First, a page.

So he fretted – there was no relieving his concern; a fresh difficulty continued to start up as soon as an old one was laid. In his humble mind he supposed that no one could care sufficiently for him to give up a day’s work to assist in his burying; and he had absolutely nothing of his own to leave to pay for his funeral. After a friend had done everything to satisfy his scruples, he would put his hand to his white yes, wipe the tear that trickled down his withered cheek, and recur to the same difficulty. “When I’m dead, whativer shall I do with myself?”
At last the dreaded day came; not the day of death – to that he he had looked forward, not with blind eyes, but with eyes that saw through darkness into the unspeakable light beyond – but the day of burial, and all the moorside turned out to do honour the the kindly good poet. The day was Sunday the 16th of February, 1890. A frost was on the short turf, the sky was clear. The miners from Hexworthy were at Ring Hill in their best black; and away over the moors in the glitter of the sun on the sparkling, hoary grass and twinkling furze-bushed the old man was borne, followed by a great train of all who had known and loved him; and as the train swept over the rolling hill, down into the glen by brawling torrent, mile after miles, by old cairns and primeval walled enclosures, rose the hymn and psalm, swelling, ebbing, rising again – a river of music – till as the funeral procession reached the head of Hambledon, a mighty wave of moorland, below which lies the church of Widecombe, the music of the bells ringing for afternoon service hushed the song of the bearers.” – Baring Gould, pp. 151 – 155. For more about the life of Jonas Coaker see HERE.
Although rather sombre events the traditional moorland funeral processions of old must have been quite a spectacle. At the head would be the coffin trundling along on an old cart followed by a phalanx of black clad mourners chanting hymns and psalms as they trod their sorrowful weary way across the moor. The final moorland route which Jonas would have taken would have been along the Widecombe church path. Starting at Hartiland the Church Way passed Ringhill where the procession would have picked it up on the way to Widecombe church. The path then made its way to the old footbridge which crosses the Wallabrook near Runnage. Once across the brook the tracks led into what today is a sunken holloway which crosses Cator Common. Just below Ephriam’s Pinch the course then followed the present day road along past Grendon Cottage below which is the farm of Grendon. After crossing the West Webburn River the Church Way ran down past the old manor and Blackaton From there the track then meandered in a south easterly direction and entered the open moor just east of the farm of Hatchwell. At this point on the Widecombe Church Path the course leads up over open moor onto the huge hogback ridge of Hambledon. The path then makes a line for the top of a small, well-worn lane at a point known as Church Lane Head which then becomes Church Lane and leads down into Widecombe in the Moor. Surely the very fact that a “great train” of mourners were prepared to walk the 9 odd kilometres to the church was a sure sign of a much loved and respected character.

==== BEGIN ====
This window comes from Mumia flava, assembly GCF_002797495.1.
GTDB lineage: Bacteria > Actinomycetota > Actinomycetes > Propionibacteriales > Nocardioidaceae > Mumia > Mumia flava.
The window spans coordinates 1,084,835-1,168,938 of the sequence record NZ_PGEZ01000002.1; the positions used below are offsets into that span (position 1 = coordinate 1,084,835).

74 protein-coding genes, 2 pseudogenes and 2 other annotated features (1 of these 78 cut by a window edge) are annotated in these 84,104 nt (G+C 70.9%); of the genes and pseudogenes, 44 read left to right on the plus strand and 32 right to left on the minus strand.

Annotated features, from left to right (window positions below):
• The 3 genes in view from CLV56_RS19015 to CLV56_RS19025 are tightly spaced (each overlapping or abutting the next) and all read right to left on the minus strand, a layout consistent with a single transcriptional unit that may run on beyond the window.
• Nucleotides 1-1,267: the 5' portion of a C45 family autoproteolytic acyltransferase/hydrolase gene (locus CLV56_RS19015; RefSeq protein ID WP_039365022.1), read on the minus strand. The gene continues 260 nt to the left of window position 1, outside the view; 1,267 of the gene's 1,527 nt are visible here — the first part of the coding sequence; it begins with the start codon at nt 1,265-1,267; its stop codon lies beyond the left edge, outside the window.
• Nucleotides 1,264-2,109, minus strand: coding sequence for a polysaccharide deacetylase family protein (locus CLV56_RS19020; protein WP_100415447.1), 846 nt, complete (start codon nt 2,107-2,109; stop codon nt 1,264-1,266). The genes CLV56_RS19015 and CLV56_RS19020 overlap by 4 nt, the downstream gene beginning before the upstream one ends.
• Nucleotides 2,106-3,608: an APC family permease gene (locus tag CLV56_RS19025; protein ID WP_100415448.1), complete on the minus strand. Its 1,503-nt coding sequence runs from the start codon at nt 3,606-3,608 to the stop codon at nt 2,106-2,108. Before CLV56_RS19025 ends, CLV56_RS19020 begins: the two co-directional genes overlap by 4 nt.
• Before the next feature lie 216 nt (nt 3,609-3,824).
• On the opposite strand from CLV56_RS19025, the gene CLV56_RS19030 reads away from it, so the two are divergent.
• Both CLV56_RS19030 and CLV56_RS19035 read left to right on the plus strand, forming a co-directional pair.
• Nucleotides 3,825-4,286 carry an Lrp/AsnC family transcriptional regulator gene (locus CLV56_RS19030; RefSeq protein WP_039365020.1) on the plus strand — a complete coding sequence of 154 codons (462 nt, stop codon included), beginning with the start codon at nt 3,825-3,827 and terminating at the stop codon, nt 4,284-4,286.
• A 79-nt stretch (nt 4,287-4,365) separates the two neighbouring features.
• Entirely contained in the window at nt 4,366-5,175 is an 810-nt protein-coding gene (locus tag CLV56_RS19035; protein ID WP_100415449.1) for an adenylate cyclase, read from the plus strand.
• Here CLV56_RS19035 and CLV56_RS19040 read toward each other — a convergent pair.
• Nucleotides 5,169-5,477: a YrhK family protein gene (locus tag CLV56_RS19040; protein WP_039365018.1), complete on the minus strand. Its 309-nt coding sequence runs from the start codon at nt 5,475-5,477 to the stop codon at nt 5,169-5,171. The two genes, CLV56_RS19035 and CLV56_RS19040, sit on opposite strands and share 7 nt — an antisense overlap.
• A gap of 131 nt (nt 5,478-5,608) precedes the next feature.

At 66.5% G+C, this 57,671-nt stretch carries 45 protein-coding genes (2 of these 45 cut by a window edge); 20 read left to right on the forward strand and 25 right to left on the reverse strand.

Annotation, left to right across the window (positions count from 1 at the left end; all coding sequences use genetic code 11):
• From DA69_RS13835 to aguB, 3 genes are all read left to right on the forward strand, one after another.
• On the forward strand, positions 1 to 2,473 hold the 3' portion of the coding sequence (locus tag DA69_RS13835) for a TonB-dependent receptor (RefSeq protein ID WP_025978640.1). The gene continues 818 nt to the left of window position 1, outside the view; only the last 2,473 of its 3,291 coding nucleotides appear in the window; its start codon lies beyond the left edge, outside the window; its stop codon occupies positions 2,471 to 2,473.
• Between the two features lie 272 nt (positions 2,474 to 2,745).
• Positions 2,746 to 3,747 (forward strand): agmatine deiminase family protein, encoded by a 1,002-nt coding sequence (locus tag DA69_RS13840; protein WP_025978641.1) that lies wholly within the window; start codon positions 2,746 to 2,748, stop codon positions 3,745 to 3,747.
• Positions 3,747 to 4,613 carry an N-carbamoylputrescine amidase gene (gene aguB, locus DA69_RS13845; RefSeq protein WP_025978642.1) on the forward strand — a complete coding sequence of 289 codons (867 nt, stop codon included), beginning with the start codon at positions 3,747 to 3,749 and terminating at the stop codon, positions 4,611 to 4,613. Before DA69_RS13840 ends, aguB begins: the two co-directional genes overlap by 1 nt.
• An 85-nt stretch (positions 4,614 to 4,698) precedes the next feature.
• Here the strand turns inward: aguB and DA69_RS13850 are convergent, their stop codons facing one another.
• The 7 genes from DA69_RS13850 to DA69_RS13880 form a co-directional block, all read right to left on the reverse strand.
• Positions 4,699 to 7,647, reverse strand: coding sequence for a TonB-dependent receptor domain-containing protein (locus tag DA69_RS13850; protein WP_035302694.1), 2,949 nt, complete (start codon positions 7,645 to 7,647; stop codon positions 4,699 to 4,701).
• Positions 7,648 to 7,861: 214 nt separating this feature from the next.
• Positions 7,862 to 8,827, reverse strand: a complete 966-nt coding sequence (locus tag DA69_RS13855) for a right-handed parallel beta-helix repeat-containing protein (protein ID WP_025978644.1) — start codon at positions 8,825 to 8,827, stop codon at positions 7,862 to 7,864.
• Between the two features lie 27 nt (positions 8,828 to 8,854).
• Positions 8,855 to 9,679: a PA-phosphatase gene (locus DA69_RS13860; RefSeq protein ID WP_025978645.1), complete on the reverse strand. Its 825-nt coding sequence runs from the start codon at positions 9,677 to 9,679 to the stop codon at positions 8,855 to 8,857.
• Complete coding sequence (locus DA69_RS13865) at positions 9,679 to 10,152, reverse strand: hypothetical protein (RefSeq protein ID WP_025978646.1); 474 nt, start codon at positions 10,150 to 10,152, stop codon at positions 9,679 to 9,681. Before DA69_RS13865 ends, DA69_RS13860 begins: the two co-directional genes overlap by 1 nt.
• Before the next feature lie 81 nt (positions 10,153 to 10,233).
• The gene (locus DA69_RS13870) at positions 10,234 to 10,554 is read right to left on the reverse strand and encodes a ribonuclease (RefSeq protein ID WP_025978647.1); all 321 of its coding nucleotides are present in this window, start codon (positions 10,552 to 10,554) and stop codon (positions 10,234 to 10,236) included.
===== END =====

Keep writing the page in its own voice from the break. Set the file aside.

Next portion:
Baring Gould, 1896. Dartmoor Idylls. London: Metheun & Co. pp.